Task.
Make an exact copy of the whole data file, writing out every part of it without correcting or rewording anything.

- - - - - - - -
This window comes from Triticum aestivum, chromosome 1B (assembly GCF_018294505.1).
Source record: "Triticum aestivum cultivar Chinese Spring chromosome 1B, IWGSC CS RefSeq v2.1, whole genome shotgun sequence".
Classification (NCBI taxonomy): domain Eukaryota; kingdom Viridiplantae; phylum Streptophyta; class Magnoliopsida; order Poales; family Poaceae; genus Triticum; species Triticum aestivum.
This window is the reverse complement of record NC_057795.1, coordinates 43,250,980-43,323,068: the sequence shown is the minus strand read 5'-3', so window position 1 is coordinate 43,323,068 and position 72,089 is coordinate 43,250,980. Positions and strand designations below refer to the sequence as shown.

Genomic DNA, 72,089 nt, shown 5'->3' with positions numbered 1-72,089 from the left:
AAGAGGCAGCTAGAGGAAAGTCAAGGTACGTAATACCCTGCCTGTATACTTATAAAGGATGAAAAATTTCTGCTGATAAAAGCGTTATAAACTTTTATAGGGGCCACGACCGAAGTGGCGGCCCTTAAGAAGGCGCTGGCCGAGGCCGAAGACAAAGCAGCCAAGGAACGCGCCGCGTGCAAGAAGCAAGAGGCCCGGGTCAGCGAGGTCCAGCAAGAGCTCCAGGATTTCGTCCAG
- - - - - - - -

This window comes from Triticum aestivum, chromosome 1B (assembly GCF_018294505.1).
Source record: "Triticum aestivum cultivar Chinese Spring chromosome 1B, IWGSC CS RefSeq v2.1, whole genome shotgun sequence".
Classification (NCBI taxonomy): domain Eukaryota; kingdom Viridiplantae; phylum Streptophyta; class Magnoliopsida; order Poales; family Poaceae; genus Triticum; species Triticum aestivum.
This window is the reverse complement of record NC_057795.1, coordinates 43,250,980-43,323,068: the sequence shown is the minus strand read 5'-3', so window position 1 is coordinate 43,323,068 and position 72,089 is coordinate 43,250,980. Positions and strand designations below refer to the sequence as shown.

Genomic DNA, 72,089 nt, shown 5'->3' with positions numbered 1-72,089 from the left:
AAGAGGCAGCTAGAGGAAAGTCAAGGTACGTAATACCCTGCCTGTATACTTATAAAGGATGAAAAATTTCTGCTGATAAAAGCGTTATAAACTTTTATAGGGGCCACGACCGAAGTGGCGGCCCTTAAGAAGGCGCTGGCCGAGGCCGAAGACAAAGCAGCCAAGGAACGCGCCGCGTGCAAGAAGCAAGAGGCCCGGGTCAGCGAGGTCCAGCAAGAGCTCCAGGATTTCGTCCAG